The Moore American

February 20, 2013

Senate unveils Administrative Workers’ Compensation Act

American Staff
The Moore American

MOORE —  Oklahoma’s adversarial workers’ compensation system will be replaced with an administrative system under a measure unveiled Monday in the Oklahoma Senate.

Senate Bill 1062, authored by Senate President Pro Tempore Brian Bingman and co-authored by Sen. Anthony Sykes, was considered in the Senate Judiciary Committee on Feb. 12. It passed with an 8-2 vote in the committee and now heads to a floor vote before the full Senate.

“Today’s vote is an undeniably strong signal of support for replacing Oklahoma’s broken workers’ compensation system,” said Bingman, R-Sapulpa. “We have to put the brakes on our runaway workers’ compensation system if we are serious about growing our state’s economy. I applaud my colleagues in the Senate Judiciary Committee for their dedication to making Oklahoma a more prosperous place to live, work, and raise a family.” 

The Administrative Workers’ Compensation Act seeks to reduce the cost of workers’ compensation premiums and ensure injured workers receive quality care in a timely manner. 

Bingman described Oklahoma’s workers’ compensation costs as a drag on Oklahoma’s economy and urged the passage of SB 1062.

“The biggest roadblock to a stronger economy in Oklahoma is our adversarial workers’ compensation system,” said Bingman, R-Sapulpa. “Worse yet, our adversarial system doesn’t do a very good job of helping injured workers get the care they need to get healed and back to work. The system is designed to reward trial lawyers for dragging cases out and delaying outcomes as long as possible.”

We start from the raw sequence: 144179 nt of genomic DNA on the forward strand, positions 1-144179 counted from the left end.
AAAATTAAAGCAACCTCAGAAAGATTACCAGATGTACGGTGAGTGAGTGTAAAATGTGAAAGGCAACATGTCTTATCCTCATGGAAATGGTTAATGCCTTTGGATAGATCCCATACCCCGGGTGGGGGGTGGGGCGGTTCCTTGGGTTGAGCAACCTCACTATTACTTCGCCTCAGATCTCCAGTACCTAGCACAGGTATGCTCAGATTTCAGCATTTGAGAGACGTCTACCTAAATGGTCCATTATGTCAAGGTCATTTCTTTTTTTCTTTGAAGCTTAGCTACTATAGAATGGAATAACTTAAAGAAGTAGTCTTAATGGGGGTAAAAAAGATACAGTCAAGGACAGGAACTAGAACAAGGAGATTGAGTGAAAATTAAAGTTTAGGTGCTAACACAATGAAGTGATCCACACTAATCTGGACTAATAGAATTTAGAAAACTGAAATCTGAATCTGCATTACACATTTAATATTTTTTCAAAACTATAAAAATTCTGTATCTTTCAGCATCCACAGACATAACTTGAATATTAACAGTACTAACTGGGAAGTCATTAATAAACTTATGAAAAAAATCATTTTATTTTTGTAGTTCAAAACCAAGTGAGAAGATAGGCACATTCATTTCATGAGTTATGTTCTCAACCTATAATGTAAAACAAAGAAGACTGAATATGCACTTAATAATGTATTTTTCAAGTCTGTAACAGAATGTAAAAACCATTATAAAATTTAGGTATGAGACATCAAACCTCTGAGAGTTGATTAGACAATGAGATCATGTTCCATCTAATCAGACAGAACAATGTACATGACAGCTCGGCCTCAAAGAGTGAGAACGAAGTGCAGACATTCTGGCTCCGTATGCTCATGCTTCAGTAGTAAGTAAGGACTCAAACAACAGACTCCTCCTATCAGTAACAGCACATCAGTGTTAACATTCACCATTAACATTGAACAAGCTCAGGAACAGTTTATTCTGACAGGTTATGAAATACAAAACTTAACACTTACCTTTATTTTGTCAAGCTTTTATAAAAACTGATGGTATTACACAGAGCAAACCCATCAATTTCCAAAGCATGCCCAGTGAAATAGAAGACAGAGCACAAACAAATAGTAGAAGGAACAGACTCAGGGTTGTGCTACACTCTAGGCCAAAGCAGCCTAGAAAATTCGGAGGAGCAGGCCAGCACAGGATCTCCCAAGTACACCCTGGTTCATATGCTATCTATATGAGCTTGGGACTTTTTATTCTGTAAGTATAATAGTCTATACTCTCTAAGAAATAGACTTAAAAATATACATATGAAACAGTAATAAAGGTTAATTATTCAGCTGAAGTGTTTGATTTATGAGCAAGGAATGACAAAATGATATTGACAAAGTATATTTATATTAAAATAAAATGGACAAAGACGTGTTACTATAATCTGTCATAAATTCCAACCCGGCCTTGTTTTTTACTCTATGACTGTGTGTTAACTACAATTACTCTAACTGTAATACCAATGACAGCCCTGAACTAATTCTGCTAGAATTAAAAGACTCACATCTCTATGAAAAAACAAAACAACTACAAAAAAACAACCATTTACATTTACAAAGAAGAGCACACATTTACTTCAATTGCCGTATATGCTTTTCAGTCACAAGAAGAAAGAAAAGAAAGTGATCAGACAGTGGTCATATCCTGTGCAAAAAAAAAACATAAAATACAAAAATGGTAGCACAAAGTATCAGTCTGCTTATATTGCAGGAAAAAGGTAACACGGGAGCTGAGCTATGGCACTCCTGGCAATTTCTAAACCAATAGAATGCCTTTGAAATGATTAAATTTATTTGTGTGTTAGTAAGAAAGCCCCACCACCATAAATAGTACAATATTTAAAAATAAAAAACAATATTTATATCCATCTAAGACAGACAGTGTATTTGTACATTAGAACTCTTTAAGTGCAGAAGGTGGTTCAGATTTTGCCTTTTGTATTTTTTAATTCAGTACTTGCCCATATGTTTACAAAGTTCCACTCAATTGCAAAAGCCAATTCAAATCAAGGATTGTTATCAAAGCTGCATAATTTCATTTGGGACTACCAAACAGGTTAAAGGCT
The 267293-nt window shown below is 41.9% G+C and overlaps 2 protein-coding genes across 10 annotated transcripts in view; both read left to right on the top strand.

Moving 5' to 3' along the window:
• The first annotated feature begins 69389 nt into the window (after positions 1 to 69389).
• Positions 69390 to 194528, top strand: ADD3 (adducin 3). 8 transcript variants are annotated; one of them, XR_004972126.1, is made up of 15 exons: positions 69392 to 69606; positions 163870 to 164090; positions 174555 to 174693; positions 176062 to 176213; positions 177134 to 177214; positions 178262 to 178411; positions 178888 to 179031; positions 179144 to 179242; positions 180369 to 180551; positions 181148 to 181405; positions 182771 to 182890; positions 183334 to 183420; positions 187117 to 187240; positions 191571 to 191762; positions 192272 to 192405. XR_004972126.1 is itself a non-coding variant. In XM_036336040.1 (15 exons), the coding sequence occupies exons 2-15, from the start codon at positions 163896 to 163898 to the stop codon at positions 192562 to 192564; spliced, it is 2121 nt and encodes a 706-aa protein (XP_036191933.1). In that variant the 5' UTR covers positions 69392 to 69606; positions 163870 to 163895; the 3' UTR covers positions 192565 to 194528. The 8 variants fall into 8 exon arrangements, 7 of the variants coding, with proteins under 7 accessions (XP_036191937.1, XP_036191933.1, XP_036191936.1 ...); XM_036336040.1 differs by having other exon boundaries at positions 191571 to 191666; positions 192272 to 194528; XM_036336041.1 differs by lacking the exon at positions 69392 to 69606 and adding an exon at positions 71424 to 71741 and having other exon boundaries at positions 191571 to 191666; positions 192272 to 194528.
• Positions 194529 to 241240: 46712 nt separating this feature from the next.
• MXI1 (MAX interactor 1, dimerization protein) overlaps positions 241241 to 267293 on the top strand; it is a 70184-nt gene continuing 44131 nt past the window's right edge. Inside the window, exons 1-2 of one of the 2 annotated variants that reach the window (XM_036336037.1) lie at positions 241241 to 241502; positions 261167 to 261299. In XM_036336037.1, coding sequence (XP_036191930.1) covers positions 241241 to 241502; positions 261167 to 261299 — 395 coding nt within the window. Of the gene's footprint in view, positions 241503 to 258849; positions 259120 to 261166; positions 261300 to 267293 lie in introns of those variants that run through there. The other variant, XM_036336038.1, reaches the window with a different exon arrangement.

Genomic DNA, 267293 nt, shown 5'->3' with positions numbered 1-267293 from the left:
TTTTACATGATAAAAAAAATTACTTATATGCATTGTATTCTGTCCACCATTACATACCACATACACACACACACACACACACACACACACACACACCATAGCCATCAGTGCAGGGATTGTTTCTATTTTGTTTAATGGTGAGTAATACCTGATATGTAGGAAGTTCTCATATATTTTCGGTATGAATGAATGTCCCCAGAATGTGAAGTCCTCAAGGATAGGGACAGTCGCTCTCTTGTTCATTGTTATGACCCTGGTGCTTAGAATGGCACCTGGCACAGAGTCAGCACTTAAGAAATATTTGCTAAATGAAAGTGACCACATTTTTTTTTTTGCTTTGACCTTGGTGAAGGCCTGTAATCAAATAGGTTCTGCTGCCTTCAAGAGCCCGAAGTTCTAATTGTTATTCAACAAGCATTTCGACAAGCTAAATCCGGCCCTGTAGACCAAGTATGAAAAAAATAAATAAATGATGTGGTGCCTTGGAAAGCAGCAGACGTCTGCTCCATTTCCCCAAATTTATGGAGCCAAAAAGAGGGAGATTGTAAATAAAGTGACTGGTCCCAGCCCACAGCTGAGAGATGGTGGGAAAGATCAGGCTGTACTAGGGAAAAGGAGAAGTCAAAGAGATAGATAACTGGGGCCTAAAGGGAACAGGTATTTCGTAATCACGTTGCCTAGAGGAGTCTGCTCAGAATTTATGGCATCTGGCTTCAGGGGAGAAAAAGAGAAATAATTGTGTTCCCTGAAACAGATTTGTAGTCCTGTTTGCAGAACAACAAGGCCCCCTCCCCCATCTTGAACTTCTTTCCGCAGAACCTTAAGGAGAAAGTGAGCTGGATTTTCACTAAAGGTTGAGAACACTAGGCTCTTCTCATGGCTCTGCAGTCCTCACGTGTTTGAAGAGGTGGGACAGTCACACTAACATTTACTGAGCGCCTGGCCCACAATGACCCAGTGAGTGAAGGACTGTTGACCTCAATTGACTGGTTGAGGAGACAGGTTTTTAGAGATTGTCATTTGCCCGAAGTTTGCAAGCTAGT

Oklahoma’s current judicial workers’ compensation system has been identified as one of the most expensive in the nation. Recent national studies, like the Oregon Department of Consumer and Business Services survey, cite Oklahoma as having one of the highest premiums in the country at $2.77 for every $100 of payroll — equating to 147 percent of the national median. Meanwhile, Oklahoma’s regional neighbors boast far lower costs.

SB 1062 is modeled on a similar administrative system in the state of Arkansas. Workers’ compensation insurance premiums under the Arkansas administrative system were rated in the Oregon Department of Consumer and Business Services Survey at $1.19 per $100 of payroll — less than half the cost of premiums paid by Oklahoma businesses.

Bingman said in addition to reducing costs for business, SB 1062 will generate better outcomes for injured workers. An administrative system will resolve cases based on an evaluation of the merits of the case and objective medical evidence. Under the current judicial system, employees are often pitted against their employer in litigation proceedings characterized by dueling trial lawyers and dueling doctors.

Sen. Anthony Sykes, chair of the Judiciary Committee and co-author of the measure, learned first-hand about the benefits of an administrative system on a fact-finding trip to Arkansas.

“The Arkansas system is a model for states that want a system designed to help injured workers get the care they need without delay,” said Sykes, R-Moore. “Oklahoma’s small business owners care about their employees, and they know they wouldn’t be successful without them. I believe this system is the right solution for employees, and it’s good for business.”

Under SB 1062, an administrative system would be structured with three commissioners appointed by the governor, subject to senate approval, for six-year staggered terms. The commission will then appoint administrative law judges to hear all claims for compensation.